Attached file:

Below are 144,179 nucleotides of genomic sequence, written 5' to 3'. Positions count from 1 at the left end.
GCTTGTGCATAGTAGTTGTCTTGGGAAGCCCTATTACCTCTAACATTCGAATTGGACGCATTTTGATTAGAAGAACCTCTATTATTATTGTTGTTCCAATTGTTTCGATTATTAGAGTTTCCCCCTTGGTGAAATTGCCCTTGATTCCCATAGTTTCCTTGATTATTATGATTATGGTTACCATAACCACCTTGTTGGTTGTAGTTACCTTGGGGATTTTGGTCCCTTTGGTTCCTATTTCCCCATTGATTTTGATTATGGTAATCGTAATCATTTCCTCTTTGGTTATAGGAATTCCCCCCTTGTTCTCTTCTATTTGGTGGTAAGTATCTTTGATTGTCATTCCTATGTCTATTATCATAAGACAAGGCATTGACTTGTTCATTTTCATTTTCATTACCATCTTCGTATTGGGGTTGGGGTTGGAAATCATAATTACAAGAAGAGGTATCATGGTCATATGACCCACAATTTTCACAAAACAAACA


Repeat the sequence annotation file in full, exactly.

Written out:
Below are 144,179 nucleotides of genomic sequence, written 5' to 3'. Positions count from 1 at the left end.
GCTTGTGCATAGTAGTTGTCTTGGGAAGCCCTATTACCTCTAACATTCGAATTGGACGCATTTTGATTAGAAGAACCTCTATTATTATTGTTGTTCCAATTGTTTCGATTATTAGAGTTTCCCCCTTGGTGAAATTGCCCTTGATTCCCATAGTTTCCTTGATTATTATGATTATGGTTACCATAACCACCTTGTTGGTTGTAGTTACCTTGGGGATTTTGGTCCCTTTGGTTCCTATTTCCCCATTGATTTTGATTATGGTAATCGTAATCATTTCCTCTTTGGTTATAGGAATTCCCCCCTTGTTCTCTTCTATTTGGTGGTAAGTATCTTTGATTGTCATTCCTATGTCTATTATCATAAGACAAGGCATTGACTTGTTCATTTTCATTTTCATTACCATCTTCGTATTGGGGTTGGGGTTGGAAATCATAATTACAAGAAGAGGTATCATGGTCATATGACCCACAATTTTCACAAAACAAACA